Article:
Chimichurri might seem like a Mary Poppins word to you, but in Argentina it translates to ketchup. Not literally; this isn't a sweet tomato condiment that gets annoyingly stuck in the bottle. We mean Argentinians put chimichurri on everything, up to and including their tea and biscuits… probably. And why not? We find the slightly spicy, totally earthy sauce perfect on rice bowls, chicken, and now this succulent pork tenderloin. A few bites of this magic green (and it goes great with the squash side, too) and you'll be declaring yourself Argentinian. (Don't cry for you.)
Halve lime and juice.
Mince cilantro, leaves and stems.
Stem jalapeño, halve, seed, remove ribs, and mince. Wash hands and cutting board after working with jalapeño.
Halve and peel onion. Cut halves into ¼" dice.
Trim zucchini and squash ends, quarter, and cut into ½" pieces.
Pat pork tenderloin dry.
Make the Chimichurri
Combine jalapeño (to taste), cilantro, garlic, 1 Tbsp. olive oil, 1 Tbsp. water, 2 tsp. lime juice, and a pinch of salt and pepper in a mixing bowl. Set aside.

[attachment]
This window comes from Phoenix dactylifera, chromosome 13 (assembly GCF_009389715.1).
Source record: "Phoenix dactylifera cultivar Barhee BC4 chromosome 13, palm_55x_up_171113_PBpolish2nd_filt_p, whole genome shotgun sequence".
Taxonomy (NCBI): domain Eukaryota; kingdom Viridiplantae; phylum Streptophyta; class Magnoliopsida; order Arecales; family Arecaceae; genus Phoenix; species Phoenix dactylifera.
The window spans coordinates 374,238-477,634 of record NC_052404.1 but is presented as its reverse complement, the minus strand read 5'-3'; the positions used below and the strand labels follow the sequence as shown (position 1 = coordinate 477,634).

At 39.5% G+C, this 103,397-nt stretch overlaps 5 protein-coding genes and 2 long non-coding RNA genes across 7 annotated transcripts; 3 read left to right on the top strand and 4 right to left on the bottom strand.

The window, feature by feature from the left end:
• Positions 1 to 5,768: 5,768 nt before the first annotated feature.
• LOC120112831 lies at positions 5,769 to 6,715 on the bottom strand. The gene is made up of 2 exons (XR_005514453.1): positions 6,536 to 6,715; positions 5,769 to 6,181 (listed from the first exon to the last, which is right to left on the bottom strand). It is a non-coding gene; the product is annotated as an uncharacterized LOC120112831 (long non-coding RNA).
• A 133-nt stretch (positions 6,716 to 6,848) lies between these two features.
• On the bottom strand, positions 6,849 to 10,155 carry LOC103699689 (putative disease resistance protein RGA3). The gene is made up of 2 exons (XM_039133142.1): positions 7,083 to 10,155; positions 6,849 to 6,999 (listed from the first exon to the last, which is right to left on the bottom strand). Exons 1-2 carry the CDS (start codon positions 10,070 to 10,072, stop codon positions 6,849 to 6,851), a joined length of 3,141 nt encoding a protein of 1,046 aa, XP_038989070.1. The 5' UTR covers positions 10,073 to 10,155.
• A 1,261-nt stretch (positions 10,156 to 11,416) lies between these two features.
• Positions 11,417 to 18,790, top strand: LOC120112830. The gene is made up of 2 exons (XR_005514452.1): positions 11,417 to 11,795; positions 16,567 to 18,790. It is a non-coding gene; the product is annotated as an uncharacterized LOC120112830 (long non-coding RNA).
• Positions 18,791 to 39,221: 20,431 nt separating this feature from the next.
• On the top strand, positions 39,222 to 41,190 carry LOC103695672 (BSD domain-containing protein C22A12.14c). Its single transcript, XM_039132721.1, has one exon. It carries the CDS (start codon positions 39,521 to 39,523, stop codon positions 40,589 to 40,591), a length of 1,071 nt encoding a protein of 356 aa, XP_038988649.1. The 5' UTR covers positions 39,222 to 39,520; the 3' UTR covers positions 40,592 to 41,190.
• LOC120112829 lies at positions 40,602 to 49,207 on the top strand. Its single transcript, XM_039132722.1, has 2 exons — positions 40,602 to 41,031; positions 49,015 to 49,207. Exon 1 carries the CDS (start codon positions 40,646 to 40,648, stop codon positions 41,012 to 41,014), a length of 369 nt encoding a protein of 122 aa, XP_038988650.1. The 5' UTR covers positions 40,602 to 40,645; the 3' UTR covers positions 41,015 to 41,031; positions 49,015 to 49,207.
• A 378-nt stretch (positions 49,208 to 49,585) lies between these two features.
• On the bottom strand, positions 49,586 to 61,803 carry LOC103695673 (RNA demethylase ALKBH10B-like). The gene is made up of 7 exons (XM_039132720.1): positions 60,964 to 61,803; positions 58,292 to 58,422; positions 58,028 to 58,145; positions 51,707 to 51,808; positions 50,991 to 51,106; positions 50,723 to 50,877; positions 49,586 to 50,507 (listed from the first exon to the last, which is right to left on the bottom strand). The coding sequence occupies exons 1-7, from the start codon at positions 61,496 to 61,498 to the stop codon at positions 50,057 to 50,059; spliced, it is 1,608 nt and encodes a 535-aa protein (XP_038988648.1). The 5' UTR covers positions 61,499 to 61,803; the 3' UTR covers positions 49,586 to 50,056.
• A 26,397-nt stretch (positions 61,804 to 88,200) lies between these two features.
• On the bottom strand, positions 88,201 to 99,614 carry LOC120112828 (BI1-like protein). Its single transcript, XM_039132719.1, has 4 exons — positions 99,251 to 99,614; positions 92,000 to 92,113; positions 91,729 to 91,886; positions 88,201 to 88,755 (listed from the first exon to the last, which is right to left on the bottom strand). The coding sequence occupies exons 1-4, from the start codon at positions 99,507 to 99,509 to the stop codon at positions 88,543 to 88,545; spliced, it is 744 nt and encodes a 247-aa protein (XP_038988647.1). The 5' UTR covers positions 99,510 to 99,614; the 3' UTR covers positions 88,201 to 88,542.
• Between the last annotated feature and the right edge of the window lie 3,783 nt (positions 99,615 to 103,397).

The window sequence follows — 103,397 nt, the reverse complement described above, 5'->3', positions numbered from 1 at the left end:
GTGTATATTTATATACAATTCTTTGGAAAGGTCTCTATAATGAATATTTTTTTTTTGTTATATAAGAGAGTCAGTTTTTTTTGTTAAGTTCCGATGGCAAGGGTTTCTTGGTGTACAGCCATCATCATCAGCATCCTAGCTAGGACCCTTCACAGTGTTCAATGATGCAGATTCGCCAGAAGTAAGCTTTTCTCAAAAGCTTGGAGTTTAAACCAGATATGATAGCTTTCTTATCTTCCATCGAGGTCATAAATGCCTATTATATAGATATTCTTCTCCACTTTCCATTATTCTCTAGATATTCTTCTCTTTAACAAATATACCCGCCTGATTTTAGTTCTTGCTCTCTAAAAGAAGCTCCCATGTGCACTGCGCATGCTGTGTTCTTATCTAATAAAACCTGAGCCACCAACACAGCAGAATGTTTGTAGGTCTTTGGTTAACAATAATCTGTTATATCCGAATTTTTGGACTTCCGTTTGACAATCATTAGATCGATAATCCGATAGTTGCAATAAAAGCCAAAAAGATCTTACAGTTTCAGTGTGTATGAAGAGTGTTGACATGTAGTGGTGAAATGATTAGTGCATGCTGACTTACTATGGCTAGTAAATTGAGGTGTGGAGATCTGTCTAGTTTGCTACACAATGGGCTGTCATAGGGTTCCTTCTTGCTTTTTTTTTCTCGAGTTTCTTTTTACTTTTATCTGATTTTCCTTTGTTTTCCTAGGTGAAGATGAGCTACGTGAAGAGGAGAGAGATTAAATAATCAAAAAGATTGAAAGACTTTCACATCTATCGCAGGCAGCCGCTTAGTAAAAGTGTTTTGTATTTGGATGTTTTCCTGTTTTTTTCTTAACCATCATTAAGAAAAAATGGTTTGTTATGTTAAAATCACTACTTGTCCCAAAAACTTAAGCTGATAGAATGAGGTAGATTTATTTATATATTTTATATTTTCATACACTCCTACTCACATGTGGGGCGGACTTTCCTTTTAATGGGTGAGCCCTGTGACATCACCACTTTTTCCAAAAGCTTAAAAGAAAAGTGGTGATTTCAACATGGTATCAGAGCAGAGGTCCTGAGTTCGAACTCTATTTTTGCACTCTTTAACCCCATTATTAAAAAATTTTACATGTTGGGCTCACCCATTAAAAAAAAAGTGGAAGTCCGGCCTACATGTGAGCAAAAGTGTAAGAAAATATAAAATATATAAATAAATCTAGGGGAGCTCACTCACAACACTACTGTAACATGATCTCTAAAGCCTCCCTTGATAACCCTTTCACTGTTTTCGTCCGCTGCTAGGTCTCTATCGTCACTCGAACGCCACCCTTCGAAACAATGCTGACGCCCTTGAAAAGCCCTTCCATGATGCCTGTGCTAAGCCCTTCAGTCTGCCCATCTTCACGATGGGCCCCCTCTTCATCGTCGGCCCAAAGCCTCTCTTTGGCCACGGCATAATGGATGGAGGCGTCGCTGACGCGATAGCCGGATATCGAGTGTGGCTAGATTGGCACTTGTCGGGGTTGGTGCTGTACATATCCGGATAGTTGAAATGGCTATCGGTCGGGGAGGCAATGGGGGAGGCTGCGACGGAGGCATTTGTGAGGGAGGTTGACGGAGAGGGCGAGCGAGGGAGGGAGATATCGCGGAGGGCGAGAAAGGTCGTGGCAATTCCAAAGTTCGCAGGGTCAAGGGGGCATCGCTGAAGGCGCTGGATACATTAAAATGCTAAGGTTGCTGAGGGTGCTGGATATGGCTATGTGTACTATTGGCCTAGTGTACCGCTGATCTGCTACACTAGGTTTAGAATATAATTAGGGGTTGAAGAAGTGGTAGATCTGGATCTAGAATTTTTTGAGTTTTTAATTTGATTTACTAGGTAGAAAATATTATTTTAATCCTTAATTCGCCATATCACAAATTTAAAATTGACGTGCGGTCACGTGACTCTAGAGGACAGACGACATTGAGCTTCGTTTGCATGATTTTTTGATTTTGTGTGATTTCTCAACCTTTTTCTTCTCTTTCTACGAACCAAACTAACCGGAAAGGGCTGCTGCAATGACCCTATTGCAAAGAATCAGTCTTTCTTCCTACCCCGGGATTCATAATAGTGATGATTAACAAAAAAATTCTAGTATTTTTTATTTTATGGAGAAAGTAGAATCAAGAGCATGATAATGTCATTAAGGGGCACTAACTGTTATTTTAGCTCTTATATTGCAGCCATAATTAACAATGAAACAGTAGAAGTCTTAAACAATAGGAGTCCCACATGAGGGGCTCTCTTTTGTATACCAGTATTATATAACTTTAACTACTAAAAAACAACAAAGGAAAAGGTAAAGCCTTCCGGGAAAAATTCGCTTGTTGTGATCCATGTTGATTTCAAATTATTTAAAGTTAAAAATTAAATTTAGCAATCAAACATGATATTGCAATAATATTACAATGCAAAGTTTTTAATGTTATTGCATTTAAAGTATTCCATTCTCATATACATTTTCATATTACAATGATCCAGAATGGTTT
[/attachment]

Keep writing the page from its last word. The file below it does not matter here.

Sear the Pork Tenderloin
Place a large non-stick pan over medium-high heat and add 2 tsp. olive oil. Place pork tenderloin in hot pan and sear on two sides until browned, 2-3 minutes per side.
Transfer pork tenderloin to prepared baking sheet and cover all over with seasoning rub and a pinch of salt.
Reserve pan; no need to wipe clean.
Roast the Pork Tenderloin
Roast pork tenderloin in hot oven until pork tenderloin reaches a minimum internal temperature of 145 degrees, 12-15 minutes.
Rest cooked pork 5 minutes, then slice into ¾" slices.
While pork tenderloin roasts, cook vegetables.
Cook Vegetables and Finish Dish
Return pan used to sear pork to medium-high heat and add 2 tsp. olive oil.
Add onion, zucchini, and squash to hot pan. Stir occasionally until tender and lightly charred, 5-7 minutes.
Remove from burner. Stir in cheese, ¼ tsp. salt, and a pinch of pepper.
Plate dish as pictured on front of card, placing chimichurri on pork. Bon appétit!